These outcomes are highly relevant to the current epidemic of chronic, inflammatory NCDs. In addition, research designs now involve urban built environment (control) exposure, gender differences, personality features, seasonal influences on foliage, and experimentation with forest components such as sounds and airborne phytoncides [3033]. The studies in natural environments have also enjoyed technological advances that allow for more convenient in-field assessments (e.g., electroencephalogram, cortisol).

Then we have the so-called microbiome revolution. Discussions of the possible use of beneficial microbes for NCD prevention and/or treatment, including mental health, are no longer met with blank stares and yawns. Advances in culture-independent, high-throughput sequencing technology have woken the disinterested from their slumber. Microbes matter. Although there are far more questions than answers, the relevancy of indoor and outdoor microbial contact to health has now moved closer to center stage [3437].

In sum, the early origins of each section of primary research discussed thus far—in vivo experiments on natural environments, the use of remote satellite technology to access greenness in public health, and examination of airborne (including living constituents)—have grown leaps and bounds. Largely, they have developed apart from one another. Now, we will attempt to reconcile some of this research, or at least its possibilities, in ways that might benefit the stimulation of future research ideas.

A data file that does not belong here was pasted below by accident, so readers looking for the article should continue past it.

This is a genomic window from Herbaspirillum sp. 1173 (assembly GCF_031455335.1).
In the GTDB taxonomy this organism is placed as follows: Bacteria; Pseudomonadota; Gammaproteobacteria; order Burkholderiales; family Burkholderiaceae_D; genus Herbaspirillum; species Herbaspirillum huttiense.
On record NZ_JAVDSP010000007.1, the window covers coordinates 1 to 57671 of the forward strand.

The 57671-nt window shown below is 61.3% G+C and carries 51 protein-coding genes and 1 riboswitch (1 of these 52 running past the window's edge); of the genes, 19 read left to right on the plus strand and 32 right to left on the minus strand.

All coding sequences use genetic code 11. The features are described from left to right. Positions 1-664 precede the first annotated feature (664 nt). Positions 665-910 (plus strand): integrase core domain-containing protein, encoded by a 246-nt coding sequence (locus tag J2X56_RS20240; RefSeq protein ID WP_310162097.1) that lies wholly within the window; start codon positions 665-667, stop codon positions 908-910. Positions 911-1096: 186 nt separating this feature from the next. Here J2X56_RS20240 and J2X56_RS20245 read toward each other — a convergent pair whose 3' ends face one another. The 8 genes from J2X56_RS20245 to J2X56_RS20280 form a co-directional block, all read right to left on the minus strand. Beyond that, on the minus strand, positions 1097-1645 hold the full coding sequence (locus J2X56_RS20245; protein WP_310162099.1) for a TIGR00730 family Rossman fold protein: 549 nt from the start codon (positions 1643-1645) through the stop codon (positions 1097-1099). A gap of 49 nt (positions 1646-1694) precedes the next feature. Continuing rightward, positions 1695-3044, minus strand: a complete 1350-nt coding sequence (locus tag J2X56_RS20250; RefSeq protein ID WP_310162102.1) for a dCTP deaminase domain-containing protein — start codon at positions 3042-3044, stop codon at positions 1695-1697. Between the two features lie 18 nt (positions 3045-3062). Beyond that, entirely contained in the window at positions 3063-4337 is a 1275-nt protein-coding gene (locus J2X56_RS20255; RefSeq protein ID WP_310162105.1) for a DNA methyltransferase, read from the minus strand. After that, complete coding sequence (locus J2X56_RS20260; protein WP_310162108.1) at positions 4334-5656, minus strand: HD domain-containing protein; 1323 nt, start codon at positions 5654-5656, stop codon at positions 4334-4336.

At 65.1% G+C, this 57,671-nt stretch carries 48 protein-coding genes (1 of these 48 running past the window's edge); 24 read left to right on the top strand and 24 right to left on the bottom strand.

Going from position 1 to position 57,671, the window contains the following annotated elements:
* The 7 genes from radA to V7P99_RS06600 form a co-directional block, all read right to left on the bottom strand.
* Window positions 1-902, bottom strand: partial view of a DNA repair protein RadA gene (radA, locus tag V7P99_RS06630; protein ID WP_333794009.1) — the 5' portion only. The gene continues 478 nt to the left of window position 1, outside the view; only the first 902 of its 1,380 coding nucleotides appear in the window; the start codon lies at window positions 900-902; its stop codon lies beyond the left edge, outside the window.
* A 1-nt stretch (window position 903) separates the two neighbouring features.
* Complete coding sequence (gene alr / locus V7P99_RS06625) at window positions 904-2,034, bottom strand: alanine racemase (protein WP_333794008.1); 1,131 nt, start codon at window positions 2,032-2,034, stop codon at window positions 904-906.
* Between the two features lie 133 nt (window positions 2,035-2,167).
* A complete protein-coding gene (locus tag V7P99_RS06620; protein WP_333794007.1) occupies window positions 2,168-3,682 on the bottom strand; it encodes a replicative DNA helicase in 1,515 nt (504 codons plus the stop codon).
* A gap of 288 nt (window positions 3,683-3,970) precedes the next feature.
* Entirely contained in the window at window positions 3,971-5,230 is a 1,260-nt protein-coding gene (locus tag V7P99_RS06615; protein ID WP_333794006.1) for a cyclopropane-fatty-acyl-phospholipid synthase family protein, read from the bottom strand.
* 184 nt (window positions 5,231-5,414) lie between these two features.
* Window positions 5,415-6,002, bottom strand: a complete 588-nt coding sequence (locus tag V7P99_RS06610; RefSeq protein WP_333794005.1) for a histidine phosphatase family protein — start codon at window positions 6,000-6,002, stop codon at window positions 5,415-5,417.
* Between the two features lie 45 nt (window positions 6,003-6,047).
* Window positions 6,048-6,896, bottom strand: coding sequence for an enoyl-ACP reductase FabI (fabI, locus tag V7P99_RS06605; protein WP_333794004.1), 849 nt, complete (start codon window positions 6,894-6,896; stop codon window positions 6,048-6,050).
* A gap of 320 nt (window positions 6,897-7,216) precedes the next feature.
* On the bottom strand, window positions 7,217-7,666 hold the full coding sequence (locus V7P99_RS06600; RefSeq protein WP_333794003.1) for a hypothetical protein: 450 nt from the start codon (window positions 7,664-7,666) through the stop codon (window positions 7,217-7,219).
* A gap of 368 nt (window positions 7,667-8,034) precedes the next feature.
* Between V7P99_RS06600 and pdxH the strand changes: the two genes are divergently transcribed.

Microbes, phytoncides, ions—air to brain?

Microbes are a less obvious part of the biodiversity encountered on walks through natural environments. We know with a greater degree of certainty that the bark of trees, the stems, leaves, and needles of forested and vegetation-rich areas are teeming with microbial diversity [3840]. Forest soils are also incredibly rich sources of microbial diversity [41]. We know that microbes, including those from the soils and leaf/needle surfaces of forests, are readily dispersed in the air [4244], and we also know that Yakushima has some very interesting soil microbes [45]!

Microbes also interact with two other “unseen” constituents of the near-surface atmosphere in natural environments—phytoncides and air ions. Numerous studies have found a relatively higher concentration of negatively charged ions within natural environments, especially within forests and areas close to bodies of water [25, 46, 47]. Waves, whitecaps, and waterfalls can produce a relative increase in negative ions [48] and also promote the ejection of microbes into the atmosphere [49].